Please use this identifier to cite or link to this item: https://hdl.handle.net/1959.11/11268
Full metadata record
DC FieldValueLanguage
dc.contributor.authorRyan, John Sen
dc.date.accessioned2012-09-12T12:38:00Z
dc.date.issued1963en
dc.identifier.citationArmidale and District Historical Society Journal and Proceedings (6), p. 31-57en
dc.identifier.issn0084-6732en
dc.identifier.urihttps://hdl.handle.net/1959.11/11268en
dc.description.abstractPlace names of European origin are as varied as the indigenous ones and record a great variety of incidents and topics once of interest and significance to a greater or lesser number of residents. In the case of this area we can do no better than trace through chronologically the toponymic evidence of the various influences which have left traces of their passage on the countryside. Although those matters may lie in the past, once the place names are analysed and ordered they can be shown to register vividly turning points, slight or important, in local history or in the 'climate of thought' of the settlers. Place names have been likened to the ghosts of the country, since no shrines commemorate them at the crossroads. Yet historical investigation does serve to help us to embody these former presences and to see these names not as mere words performing a function of identification, but as evidence of settlement and of spontaneous bestowal for specific reasons. On the whole, they commemorate the history of 'little men', than whose work there is none of more importance in the development of the area. The great names occur at the beginning and they are soon followed by those of the men who actually settled the country.en
dc.languageenen
dc.publisherArmidale and District Historical Societyen
dc.relation.ispartofArmidale and District Historical Society Journal and Proceedingsen
dc.titleSome Place Names in New England. Part II: The European Elementen
dc.typeJournal Articleen
dc.subject.keywordsAustralian History (excl Aboriginal and Torres Strait Islander History)en
dc.subject.keywordsRegional Analysis and Developmenten
dc.subject.keywordsHistory and Theory of the Built Environment (excl Architecture)en
local.contributor.firstnameJohn Sen
local.subject.for2008210303 Australian History (excl Aboriginal and Torres Strait Islander History)en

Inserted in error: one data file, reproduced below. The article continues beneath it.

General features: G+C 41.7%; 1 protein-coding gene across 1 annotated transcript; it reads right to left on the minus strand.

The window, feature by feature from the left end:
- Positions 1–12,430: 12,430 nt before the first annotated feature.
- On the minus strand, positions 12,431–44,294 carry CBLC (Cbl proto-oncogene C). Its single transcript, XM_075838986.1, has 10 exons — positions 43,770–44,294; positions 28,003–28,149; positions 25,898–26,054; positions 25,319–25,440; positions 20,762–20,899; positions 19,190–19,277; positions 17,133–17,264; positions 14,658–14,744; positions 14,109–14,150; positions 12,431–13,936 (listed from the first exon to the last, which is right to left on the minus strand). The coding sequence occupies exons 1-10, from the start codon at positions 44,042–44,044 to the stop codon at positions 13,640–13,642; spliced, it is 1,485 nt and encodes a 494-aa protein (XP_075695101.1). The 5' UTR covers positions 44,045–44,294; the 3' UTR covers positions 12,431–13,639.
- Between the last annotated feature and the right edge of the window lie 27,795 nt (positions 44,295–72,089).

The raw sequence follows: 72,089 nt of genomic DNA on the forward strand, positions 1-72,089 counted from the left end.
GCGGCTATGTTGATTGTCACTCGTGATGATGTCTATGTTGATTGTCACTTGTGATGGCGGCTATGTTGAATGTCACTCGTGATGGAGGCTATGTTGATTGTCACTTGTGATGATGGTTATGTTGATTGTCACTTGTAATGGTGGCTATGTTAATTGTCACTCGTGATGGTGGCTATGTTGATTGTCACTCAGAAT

local.subject.for2008120502 History and Theory of the Built Environment (excl Architecture)en
local.subject.for2008120505 Regional Analysis and Developmenten
local.subject.seo2008950304 Conserving Intangible Cultural Heritageen
local.subject.seo2008950503 Understanding Australias Pasten
local.subject.seo2008950307 Conserving the Historic Environmenten
local.profile.schoolEnglishen
local.profile.emailjryan@une.edu.auen
local.output.categoryC2en
local.record.placeauen
local.record.institutionUniversity of New Englanden
local.identifier.epublicationsrecordune-20120912-11571en
local.publisher.placeArmidale, Australiaen
local.format.startpage31en
local.format.endpage57en
local.identifier.issue6en
local.title.subtitleThe European Elementen
local.contributor.lastnameRyanen
dc.identifier.staffune-id:jryanen
local.profile.roleauthoren
local.identifier.unepublicationidune:11467en
local.identifier.handlehttps://hdl.handle.net/1959.11/11268en
dc.identifier.academiclevelAcademicen
local.title.maintitleSome Place Names in New England. Part IIen
local.output.categorydescriptionC2 Non-Refereed Article in a Scholarly Journalen
local.description.statisticsepubsVisitors: 152<br />Views: 149<br />Downloads: 0en
Appears in Collections:Journal Article
Files in This Item:
2 files
File Description SizeFormat 
Show simple item record

Page view(s)

182
checked on Feb 19, 2019
Google Media

Google ScholarTM

Check

SCOPUSTM   
Citations

 

WEB OF SCIENCETM
Citations

 

Items in Research UNE are protected by copyright, with all rights reserved, unless otherwise indicated.